After the Council of Cleveland, Metropolitan Theophilus feared that there would be a schism within the Metropolia. The Bishops of the Church Abroad rejected the decision of the full assembly as uncanonical because it did not receive the consent of the Council of Bishops. For this same reason, the Church Abroad also viewed the Cleveland Council as uncanonical. On March 28, 1947, Archbishops Vitalius, Tikhon, Hieronymus and Joasaph, and Bishop Seraphim (Ivanov), were excluded from the ranks of the clergy of the Metropolia. Thus, a new schism in North America began, which culminated in 1970, with the Moscow Patriarchate’s granting of autocephaly to the former Metropolia. It seems that Metropolitan Theophilus had brought about this schism through his own timidity. His behavior towards Metropolitan Anastasius in the years 1945-47 indicates that he was an adherent of unity with the Church Abroad. However, he was too much under the influence of a circle which most strongly supported autocephaly. Metropolitan Theophilus was also not strong enough as a theologian to refute the arguments of this circle. Metropolitan Eulogius had characterized him in 1936 as a “sort of provincial cathedral priest”, who would rather avoid conflicts and was prepared to give in to the majority. 6 The fact that Metropolitan Theophilus also accepted Metropolitan Anastasius as head of the Church Abroad after 1945 and did not question the authority of the Munich Synod has already been presented in detail. 7
The developments in North America from 1943 through the summer of 1945 can be traced to the interruption in the relations between the Synod and the North American Metropolia. The different evaluations of the elections of Metropolitans Sergius and Alexis as Patriarch have shown this. The regrettable break in North America, which already hovered over the Council of 1946, required an administrative reordering a few months later, which affected almost all dioceses. Many of the bishops and priests who went overseas had to share the fate of their faithful, and were, therefore, very close to them. Thus, many of the new refugee communities the world over were entrusted to the priests of the second emigration. In comparison with the first emigration, however, they had the advantage of drawing on the experiences of the old emigration in setting up new dioceses and parishes.
Hope for an improvement in living conditions over those in Germany and Austria, where millions of their own refugees needed help, was a decisive factor in the desire to emigrate overseas.
At the Synod in Munich, a bureau of emigration was set up, which helped the refugees in an advisory capacity. Those working there helped fill out travel papers and provided information on the countries which were accepting the refugees because many of the would-be émigrés had no idea about the political, economic, cultural, or climactic conditions of the countries that would receive them. This was because in the Soviet Union there were few reports about life abroad, and where any did exist, they were purely negative. The bureau not only provided information but also tried at the same time to dispatch priests with the groups of refugees, who would, in turn, organize church life in their new homeland. The parishes were few and far between, especially in Australia and the Far East, where the refugees from the Far East were heading. Most of the refugees were unable to join the pre-existing communities but rather had to establish new parishes and churches. Australia offers a typical example: Before 1945, there were only two communities, in Brisbane and Sydney. When Archbishop Theodore (Rafailsky) died in 1955, there were 12 parishes with their own churches, and the foundation of the convent was imminent. 8 At present, the diocese has over 25 parishes.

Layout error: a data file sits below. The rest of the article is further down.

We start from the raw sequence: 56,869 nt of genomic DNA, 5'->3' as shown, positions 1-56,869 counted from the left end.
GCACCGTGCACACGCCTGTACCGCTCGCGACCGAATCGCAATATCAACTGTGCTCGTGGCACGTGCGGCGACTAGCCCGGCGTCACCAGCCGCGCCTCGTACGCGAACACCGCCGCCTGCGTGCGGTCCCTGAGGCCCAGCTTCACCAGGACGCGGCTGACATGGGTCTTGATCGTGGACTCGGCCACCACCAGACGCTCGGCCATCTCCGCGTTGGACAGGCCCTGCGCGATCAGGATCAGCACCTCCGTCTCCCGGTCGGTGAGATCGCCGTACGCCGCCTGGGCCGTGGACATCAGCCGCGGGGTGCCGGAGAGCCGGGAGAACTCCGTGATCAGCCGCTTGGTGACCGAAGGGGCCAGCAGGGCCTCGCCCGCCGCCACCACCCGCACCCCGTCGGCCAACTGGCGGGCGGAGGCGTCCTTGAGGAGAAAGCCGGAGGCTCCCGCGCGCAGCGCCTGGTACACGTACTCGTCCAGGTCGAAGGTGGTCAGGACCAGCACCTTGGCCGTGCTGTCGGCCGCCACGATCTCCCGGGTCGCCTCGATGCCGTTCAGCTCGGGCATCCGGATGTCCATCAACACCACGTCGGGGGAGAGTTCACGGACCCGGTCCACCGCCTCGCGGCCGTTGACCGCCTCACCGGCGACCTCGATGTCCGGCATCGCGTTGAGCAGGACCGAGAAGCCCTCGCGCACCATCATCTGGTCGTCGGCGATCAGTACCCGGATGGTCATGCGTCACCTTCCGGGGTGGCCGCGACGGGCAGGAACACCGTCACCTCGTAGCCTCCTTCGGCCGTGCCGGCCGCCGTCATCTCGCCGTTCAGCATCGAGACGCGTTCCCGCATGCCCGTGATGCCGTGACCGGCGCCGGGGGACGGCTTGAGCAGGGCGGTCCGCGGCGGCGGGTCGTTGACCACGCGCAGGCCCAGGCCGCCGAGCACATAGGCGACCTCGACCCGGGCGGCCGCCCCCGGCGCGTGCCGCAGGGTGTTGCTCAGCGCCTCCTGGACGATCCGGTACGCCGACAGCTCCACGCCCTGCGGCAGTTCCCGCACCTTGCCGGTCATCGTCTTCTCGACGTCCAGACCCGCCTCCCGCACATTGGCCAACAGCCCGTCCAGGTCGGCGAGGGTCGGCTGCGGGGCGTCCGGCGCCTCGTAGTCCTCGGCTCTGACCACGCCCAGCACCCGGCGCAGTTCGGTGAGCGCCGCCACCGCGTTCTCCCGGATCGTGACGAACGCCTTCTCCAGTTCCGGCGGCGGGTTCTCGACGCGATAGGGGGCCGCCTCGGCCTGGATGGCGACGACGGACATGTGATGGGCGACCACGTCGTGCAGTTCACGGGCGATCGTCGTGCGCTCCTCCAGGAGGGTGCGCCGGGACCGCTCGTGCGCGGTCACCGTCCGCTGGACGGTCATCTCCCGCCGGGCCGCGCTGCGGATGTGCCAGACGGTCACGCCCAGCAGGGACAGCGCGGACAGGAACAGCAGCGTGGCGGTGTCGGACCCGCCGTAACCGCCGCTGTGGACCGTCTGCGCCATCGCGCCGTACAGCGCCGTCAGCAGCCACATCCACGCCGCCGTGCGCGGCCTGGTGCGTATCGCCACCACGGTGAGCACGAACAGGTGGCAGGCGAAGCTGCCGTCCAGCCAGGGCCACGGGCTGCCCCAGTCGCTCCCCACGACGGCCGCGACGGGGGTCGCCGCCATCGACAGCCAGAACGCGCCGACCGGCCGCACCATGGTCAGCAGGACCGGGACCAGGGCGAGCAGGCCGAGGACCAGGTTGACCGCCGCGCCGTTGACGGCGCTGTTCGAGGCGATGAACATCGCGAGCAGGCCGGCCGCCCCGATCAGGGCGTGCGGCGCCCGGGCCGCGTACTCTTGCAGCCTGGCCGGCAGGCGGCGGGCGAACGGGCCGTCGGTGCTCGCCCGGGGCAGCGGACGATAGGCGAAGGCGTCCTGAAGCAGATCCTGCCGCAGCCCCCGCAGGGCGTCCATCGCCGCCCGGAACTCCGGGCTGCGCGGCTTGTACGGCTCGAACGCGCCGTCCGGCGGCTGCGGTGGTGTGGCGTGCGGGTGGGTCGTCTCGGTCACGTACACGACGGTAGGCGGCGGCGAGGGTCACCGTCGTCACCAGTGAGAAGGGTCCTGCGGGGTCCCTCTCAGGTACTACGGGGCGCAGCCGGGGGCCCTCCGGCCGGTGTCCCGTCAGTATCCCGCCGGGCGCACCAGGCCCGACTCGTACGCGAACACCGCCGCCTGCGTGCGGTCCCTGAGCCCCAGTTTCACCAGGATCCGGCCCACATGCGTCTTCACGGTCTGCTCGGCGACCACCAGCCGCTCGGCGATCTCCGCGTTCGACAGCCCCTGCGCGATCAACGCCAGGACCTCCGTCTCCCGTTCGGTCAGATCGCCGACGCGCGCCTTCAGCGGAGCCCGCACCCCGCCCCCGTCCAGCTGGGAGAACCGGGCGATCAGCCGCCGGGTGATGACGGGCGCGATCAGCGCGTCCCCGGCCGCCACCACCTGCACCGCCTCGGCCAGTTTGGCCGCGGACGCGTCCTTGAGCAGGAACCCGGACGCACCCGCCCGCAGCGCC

To better coordinate church work and the supervision of these new communities, several new dioceses were also created. In 1946, Bishop Theodore was appointed head of the Australian diocese. However, he only assumed his duties in 1948 due to difficulties with his visa. Bishop Seraphim (Ivanov) was supposed to assume the rule of the Chilean diocese; instead, he became abbot of the St. Job Brotherhood in the United States. The Diocese of Caracas and Venezuela was set up, over which Bishop Eulogius (Markovsky) was supposed to preside. However, he went to the United States as a member of the Synod. Bishop Theodosius (Samoilovic) took over the administration of the South American communities in 1947, because the head of the Argentine communities, Archpriest Izraztsov, had joined the North American Metropolia (after the schism of 1946-47). To help Archbishop Theodosius, a diocese of Paraguay was set up in 1947 under the leadership of Bishop Leontius (Philipovich). Argentina became a separate diocese in 1947, under the leadership of Archbishop Panteleimon (Rudik). Thus, in South America, there were separate dioceses in Brazil, Argentina, Paraguay, Chile, and Venezuela. 9 In North America, a renewed schism by the Metropolia necessitated the creation of the Synod’s own dioceses. As a result, the pre-1935 tradition was revived: Archbishop Vitalius (Maximenko) became head of the Dioceses of North America and Canada, which consisted of the following dioceses: Eastern America and Jersey City under Archbishop Vitalius; Western America and San Francisco (with the communities in Alaska) under Archbishop Tikhon (Troitsky); Detroit and Flint under Archbishop Hieronymus; and Bishop Seraphim was abbot of Holy Trinity Monastery. In Canada, there were only two dioceses: Edmonton and Western Canada under Archbishop Joasaph (Skorodumov) and Montreal and Eastern Canada under Archbishop Gregory (Boriskevich). In 1950, Archbishop Panteleimon was transferred to Canada and Archbishop Joasaph to Argentina, because the former had to leave Argentina at the request of the authorities. The Vicariate of Vienna, which had existed since 1938, became an independent diocese in 1946. Archbishop Stephen (Sevbo) took over its administration. With this, the administrative rearrangement came to a close. It had been necessitated by the establishment of numerous new communities overseas, where hitherto hardly any Russian émigrés had lived. In Europe, the creation of the Diocese of Vienna and Austria was justified by the fact that after 1945, 100,000 Russian refugees were living there, cared for by 32 priests. 10 In Germany, three vicariates (Bavaria, Hesse and Northern Germany) were created. Also, for the Belorussian and Ukrainian refugees, their own bishops were appointed: Archbishop Benedict for the Belorussians; Bishop Eulogius for the Ukrainians. 11